Solutions that could not have been concieved by the average student
It is important to realise that many more solutions can't be concieved by the average student than we usually realise. Even solutions we think are quite routine can seem like strokes of genius to students new to the area.
Students often say to me, "I can follow the lecturer's proof/solution, but I have no idea how I would come up with something like that myself." And they really can't. In first year it's integrals and proofs about subspaces they struggle with. In second year it's "basic" proofs about limits using the $\epsilon$-$\delta$ definition. The problem is that our insights are based on a fairly deep understanding of the area and experience with lots of these proofs which has given us a familarity with the sorts of things that might help. The students do not have this experience, so they can't imagine even things that to us seem basic.
What the purpose of showing a solution is
I think before we answer the question, we should probably consider what the purpose of showing a solution is at all. Is it to convince the student of the truth of a statement? Is it to show them how to go about coming up with solutions? Is it to show them the patterns of argumentation that are acceptable in your discipline? Is it to gain an appreciation for the clever method of solution? Or some combination of these? Each of these purposes will give you a slightly different approach to presenting solutions, though they will overlap.
If it is students presenting the solutions, what is the purpose of that? Is it so that they get better at their communication skills? Are the students they present to supposed to have come to an understanding already, or are they supposed to use what the presenting student does to understand? Is it the correctness of the solution that is being assessed or the effectiveness of the presentation? Is the effectiveness judged by how the other students understand or on the structure of the solution itself? You need to consider these things so you can advise students on what sorts of things you want them to do when they present, so you can choose what sort of feedback you give them, and so you can decide when to intervene.
In most courses, the ultimate goal is usually to get students to solve problems on their own. Also, from my above observations about students, they need a lot of support to learn to do this. Thereforre, in my opinion the main reason for showing any solution is actually to help the students learn how to solve problems themselves.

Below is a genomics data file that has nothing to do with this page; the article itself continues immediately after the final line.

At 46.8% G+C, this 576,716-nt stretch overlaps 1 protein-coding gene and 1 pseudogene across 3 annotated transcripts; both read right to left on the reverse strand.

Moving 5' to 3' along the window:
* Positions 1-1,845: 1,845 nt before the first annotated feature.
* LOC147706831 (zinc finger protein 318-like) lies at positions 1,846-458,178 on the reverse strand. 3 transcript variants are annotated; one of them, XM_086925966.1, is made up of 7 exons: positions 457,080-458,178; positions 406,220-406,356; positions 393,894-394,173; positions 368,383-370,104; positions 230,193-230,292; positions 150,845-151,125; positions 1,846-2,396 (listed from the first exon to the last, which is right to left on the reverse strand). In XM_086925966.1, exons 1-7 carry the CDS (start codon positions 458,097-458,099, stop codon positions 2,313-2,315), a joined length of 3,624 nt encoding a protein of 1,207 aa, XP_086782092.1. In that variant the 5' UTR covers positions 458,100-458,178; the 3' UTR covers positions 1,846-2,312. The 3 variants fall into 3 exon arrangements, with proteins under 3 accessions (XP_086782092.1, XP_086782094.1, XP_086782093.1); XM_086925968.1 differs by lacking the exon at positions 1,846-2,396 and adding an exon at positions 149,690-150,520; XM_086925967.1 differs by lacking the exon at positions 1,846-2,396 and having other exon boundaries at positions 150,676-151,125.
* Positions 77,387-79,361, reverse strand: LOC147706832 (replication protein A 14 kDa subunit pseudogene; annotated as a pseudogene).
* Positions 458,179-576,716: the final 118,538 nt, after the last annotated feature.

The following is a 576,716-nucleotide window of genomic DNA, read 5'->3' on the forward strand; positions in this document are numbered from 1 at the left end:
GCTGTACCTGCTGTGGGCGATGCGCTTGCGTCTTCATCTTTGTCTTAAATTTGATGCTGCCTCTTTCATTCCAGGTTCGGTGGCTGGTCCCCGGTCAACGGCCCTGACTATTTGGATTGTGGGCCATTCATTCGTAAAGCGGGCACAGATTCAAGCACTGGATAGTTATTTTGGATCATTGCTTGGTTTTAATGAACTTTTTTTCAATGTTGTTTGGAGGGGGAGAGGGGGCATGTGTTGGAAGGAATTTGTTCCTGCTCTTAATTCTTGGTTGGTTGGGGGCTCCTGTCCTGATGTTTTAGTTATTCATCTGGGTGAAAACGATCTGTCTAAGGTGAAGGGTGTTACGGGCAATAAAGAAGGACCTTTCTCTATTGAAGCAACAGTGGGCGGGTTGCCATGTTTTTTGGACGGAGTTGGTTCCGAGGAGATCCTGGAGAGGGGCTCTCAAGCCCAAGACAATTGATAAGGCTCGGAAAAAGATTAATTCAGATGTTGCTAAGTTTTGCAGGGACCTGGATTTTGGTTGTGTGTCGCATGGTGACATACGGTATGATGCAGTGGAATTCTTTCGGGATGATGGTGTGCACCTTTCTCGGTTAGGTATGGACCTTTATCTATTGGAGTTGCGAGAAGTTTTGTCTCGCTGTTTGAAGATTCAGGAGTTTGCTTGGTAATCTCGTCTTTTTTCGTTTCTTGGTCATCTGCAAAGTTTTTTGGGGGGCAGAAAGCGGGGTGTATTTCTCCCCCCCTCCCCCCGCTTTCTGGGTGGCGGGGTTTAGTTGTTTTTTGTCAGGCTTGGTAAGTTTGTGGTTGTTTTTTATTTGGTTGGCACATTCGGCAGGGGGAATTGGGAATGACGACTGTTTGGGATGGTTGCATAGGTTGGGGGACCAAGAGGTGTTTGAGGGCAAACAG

In light of this, I have some suggestions for things you can do.
Firstly, for all solutions, no matter how routine they seem, talk about the thought processes that help make the decision of what to do. Compare the given information to the goal, look up definitions of terms, make reference to other solutions that are similar, keep looking to the goal to see if you can do something to get closer.
Sometimes, you should try something that doesn't work, followed by some reasoning as to how you could tell in advance next time that it wouldn't work. You can also list some different things to try and make a quick assessment of them to choose the one that will work, rather than actually trying them out.
For students presenting, you can tell them the purpose is to describe how they came up with the solution, and you can make sure you ask them how they came up with the idea when they do present. You can also ask other students if they had a different solution. (I remember a tutorial when one of my students used two blackboards to do a proof, and when I asked the shocked audience if they had another way, another student came up and showed the intended three-line proof. It was a great lesson in different approaches for all of us.)
For things that really are strokes of genius, even for us who are experienced, there does come a point where you can say that people worked on this for quite some time and after a lot of false starts they came up with THIS idea, which is really a very brilliant inspiration you couldn't predict. There are still some morals for the students' own problem-solving though: they should persevere when problem-solving because you might have to make some false starts before hitting upon the right idea; more experience with solutions in a particular area make it more likely to come up with a helpful idea; going outwards to a bigger domain (like going up to 3D) can sometimes help.
The important thing for me is to be clear that you can learn about problem-solving from solutions to problems, even when it is a stroke of genius.